CAFE READS: DANCING WITH CUPID by Jennifer Stevenson

Café Reads:  A review of Dancing with Cupid by Jennifer Stevenson

One of the pleasures of belonging to our cooperative publishing group is the opportunity to read our members’ novels in genres I may not have checked out before. When I discovered Jennifer’s Slacker Demons series of paranormal romantic comedy novels, I became a fan. Beginning with It’s Raining Men, the novels create a wildly imaginative scenario of hunky sex demons who live together in a funky “man lair” and serve to liberate women who have suffered from repression of their natural sexual power. The demons also happen to be “slackers” who have been kicked out of Hell, possibly for being too nice (my interpretation). They range in age from thousands of years to only a hundred for the “youngster,” and represent different cultures and racial heritages. They set to work liberating women of every body type and culture, as well, so right off the bat they won my approval.

Not that there is anything heavy-handed about the equality and liberation promoted by these stories. For one thing, there is the hotness factor of these hunky demons, and the wonderfully free and lusty enjoyment of sex that I find missing so often in novels these days. And I find myself laughing out loud at the predicaments of the characters both demons and “clients,” as they face Hell’s deadlines, punishments, and other twists of fate.

In Dancing with Cupid, slacker demon Kamadeva is a 6,000-year-old Hindu love god who was burnt to a crisp for shooting the arrows of love into Shiva. Now living in the Chicago sex demon lair, he meets young attorney Rathi Raani Singh, who doesn’t realize that she is the reincarnation of a goddess herself. Her name means “Desire Queen Warrior,” and Kama determines that he will restore this uptight, repressed young woman to her full sexual glory. The first scene that made me laugh is when Rathi’s suppressed chakra energy has been released, and she doesn’t realize what’s happened. In an important meeting with a judge, she has to flee to the women’s restroom as her panties are literally so hot they are ready to burst into flames. She perches in a water-filled sink, steam rising around her, and wonders WTF is happening.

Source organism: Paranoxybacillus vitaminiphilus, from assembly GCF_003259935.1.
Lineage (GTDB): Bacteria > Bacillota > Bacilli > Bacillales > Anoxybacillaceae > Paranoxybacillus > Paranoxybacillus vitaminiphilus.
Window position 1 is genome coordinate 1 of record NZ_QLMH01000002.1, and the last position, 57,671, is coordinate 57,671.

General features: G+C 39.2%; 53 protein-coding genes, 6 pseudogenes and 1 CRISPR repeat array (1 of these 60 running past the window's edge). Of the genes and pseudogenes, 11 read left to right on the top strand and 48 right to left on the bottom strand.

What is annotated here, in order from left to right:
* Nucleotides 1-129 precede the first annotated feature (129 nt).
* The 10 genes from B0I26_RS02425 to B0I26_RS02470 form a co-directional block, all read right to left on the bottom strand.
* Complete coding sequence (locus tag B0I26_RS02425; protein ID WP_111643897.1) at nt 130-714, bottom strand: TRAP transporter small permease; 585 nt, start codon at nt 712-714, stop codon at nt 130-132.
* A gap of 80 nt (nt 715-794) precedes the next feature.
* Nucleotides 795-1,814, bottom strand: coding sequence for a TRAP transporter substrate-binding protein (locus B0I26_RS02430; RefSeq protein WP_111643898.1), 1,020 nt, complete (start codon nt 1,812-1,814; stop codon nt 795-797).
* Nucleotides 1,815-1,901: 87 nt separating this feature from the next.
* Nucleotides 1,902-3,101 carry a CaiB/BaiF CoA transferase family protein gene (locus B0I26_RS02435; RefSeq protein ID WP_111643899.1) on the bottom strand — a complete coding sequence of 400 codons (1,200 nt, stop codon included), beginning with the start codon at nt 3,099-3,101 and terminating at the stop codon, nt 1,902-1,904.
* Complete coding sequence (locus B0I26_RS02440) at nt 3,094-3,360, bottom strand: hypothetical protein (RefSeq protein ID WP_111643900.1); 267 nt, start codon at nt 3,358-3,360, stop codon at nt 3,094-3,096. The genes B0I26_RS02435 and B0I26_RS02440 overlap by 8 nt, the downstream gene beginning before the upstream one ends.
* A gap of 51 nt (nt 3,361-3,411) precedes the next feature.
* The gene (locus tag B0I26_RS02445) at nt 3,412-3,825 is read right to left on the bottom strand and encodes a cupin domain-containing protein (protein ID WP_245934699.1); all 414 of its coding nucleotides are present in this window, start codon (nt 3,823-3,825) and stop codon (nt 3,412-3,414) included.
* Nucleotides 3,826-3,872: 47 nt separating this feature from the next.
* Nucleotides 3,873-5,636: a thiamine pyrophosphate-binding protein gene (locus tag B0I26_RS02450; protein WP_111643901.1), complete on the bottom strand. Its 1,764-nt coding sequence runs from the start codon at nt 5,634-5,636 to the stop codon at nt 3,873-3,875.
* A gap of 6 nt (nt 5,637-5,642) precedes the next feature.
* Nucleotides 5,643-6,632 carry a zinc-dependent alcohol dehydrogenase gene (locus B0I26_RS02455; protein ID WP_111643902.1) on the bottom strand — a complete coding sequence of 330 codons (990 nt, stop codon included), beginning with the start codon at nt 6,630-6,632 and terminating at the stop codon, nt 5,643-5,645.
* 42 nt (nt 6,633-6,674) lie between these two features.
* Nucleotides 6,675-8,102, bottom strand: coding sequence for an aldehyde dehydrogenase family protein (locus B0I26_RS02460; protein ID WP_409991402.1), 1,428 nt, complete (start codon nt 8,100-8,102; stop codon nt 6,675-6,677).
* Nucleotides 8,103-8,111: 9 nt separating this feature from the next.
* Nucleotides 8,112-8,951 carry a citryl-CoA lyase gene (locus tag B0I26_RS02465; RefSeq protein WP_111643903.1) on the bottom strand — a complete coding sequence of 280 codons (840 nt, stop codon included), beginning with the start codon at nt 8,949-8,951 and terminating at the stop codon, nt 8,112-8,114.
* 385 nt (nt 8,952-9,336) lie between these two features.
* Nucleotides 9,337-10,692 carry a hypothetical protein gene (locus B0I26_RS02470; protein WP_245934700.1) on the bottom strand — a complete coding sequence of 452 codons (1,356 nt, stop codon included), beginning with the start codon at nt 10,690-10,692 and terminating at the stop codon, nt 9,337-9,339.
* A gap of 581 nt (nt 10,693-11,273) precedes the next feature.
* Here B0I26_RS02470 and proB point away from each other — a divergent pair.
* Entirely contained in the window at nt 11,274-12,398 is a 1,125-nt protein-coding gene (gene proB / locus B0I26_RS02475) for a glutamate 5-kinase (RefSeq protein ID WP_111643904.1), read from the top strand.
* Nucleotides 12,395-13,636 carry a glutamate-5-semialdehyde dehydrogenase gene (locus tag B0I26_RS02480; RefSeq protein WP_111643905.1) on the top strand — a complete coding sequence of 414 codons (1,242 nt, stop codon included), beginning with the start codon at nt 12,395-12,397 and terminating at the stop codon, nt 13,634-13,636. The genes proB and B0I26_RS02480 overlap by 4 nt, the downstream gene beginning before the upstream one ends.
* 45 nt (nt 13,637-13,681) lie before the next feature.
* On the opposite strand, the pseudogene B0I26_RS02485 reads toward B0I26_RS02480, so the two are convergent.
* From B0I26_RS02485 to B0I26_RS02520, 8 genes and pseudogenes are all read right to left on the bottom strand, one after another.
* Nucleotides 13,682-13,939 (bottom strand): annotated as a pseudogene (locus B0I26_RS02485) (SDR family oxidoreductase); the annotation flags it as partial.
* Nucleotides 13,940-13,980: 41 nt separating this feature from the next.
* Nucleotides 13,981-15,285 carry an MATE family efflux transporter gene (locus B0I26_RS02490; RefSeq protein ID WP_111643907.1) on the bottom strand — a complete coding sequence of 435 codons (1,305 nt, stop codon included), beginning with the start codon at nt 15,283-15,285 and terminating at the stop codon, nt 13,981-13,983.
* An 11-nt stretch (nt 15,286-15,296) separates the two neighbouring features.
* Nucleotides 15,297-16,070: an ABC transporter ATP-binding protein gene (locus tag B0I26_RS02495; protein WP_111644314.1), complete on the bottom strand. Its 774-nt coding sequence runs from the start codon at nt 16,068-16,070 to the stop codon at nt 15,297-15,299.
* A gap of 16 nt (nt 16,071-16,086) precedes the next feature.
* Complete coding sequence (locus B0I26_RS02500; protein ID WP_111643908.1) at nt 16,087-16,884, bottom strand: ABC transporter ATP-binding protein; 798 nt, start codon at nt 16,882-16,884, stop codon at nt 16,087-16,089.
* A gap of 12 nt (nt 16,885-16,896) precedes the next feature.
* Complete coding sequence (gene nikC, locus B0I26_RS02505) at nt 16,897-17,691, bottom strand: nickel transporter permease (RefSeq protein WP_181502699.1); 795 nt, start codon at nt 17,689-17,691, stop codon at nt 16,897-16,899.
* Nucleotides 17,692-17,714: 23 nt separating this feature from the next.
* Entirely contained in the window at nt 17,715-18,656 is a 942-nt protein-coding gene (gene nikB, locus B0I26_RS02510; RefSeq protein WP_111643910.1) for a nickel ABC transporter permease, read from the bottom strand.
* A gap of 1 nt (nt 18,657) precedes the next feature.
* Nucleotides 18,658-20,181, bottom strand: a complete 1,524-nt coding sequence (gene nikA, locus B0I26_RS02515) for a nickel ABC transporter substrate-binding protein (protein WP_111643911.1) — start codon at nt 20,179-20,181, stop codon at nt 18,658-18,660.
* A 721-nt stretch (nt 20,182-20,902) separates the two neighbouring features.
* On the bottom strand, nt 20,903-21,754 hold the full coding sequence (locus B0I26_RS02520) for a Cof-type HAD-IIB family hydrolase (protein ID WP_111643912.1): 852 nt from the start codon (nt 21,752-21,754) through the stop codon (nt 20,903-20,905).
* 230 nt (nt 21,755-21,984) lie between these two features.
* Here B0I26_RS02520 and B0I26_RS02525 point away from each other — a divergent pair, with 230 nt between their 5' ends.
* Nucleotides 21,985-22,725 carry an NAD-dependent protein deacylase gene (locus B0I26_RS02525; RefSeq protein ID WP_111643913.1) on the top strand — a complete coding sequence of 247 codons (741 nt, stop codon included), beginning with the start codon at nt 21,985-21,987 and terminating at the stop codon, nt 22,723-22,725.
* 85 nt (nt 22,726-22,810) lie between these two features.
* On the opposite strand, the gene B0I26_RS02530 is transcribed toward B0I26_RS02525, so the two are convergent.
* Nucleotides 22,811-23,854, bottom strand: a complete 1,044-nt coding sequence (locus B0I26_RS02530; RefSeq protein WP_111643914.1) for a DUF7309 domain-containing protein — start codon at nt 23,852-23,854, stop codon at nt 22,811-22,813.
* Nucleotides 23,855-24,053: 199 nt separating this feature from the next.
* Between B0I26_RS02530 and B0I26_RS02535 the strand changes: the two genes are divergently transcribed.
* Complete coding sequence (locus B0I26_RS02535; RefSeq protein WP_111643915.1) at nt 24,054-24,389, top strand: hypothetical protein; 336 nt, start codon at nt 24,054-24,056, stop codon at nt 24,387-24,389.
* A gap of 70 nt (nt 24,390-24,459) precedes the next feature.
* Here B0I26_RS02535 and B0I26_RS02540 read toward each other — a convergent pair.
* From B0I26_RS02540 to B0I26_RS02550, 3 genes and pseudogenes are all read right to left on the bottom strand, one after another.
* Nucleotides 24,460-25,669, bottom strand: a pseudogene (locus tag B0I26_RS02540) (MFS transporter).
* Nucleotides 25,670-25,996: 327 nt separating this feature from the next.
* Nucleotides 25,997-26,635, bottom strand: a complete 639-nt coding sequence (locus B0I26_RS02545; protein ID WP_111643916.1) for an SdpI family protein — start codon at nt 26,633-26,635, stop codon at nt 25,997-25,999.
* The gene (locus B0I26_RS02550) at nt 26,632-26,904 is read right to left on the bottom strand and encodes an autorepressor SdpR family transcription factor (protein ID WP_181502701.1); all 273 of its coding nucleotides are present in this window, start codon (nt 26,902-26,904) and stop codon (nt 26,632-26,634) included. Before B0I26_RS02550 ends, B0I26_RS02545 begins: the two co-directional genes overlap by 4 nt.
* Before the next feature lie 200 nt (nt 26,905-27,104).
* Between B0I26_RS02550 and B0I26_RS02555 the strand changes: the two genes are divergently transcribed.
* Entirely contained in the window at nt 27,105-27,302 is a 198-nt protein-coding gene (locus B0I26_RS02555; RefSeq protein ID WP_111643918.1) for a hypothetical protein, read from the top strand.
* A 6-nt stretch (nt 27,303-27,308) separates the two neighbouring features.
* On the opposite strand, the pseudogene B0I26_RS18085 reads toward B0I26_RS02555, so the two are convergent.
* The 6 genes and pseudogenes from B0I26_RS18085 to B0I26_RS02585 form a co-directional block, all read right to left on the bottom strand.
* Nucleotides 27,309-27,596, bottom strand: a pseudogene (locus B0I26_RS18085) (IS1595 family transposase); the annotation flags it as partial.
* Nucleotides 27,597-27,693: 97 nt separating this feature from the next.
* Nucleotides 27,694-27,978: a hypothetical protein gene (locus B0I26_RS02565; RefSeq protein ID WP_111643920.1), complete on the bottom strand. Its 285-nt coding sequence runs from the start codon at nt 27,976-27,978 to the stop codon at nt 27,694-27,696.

Many more delights and twists are in store, including a finale in India that is begging for a Bollywood film rendition, complete with elephant god.

But, during all these romps and sexual escapades, I never lost sight of the real emotions and quirks that brought these characters to life. I cared about them, and rooted for their liberation. I hope you will join me.

Brava, Jennifer Stevenson! Read a sample or buy Dancing with Cupid here.

*****

A brief conversation with Jennifer Stevenson:

Sara: Jen, can you give us a notion of how this complex “history” and organization of slacker demons sprang into being? What seeded the story ideas?

Jen: The whole series started from the phrase “slacker demons,” while I was at a writers’ conference, after I’d spent several days binge-watching Judd Apatow’s movies and TV shows about his pleasant idiot slacker-boy characters and their lifestyles. My head was in guyspace. How about a series of romcoms from the guys’ viewpoints, about sex demons who are so lazy, they’re this close to getting kicked out of hell? The fun of focusing on their feelings as they are dragged kicking and screaming into love!

From there I just had to add my usual pagan geekery, magic- and religious-history geekery, sex, and humor, and stir.

Sara: I’m fascinated with Kama’s mission in Dancing with Cupid, and his retelling of the history of the Kama Sutra, including the worldwide suppression of women’s power. Can you share your source for this feminist view? I want it to be true!

Jen: I read a lot about the Kama Sutra (literally “love book”) when I wrote this. It was composed of about a dozen or more documents cobbled together over centuries. Then in about 1550 AD it was rewritten to be titledThe Ananga Ranga, and I forget what that means, by a courtier in the (then) Islamic court of Delhi, northern capital of Islamic India. The rewrite removed all the bits where men were taught exactly how to please their wives in bed, and added a lot of advice to husbands about how to control their wives by cutting them off from their families, forcing them to stay married by raping them (because strait-laced Hindus and Muslims wouldn’t take their daughters back if they were sullied), seizing their money and property rights, reducing or eliminating their education, yadda. Charming. You can see why Rathi hit the ceiling over it. (That last is my fictional contribution. What Rathi thought about this, as the priestess says in my story, nobody records.)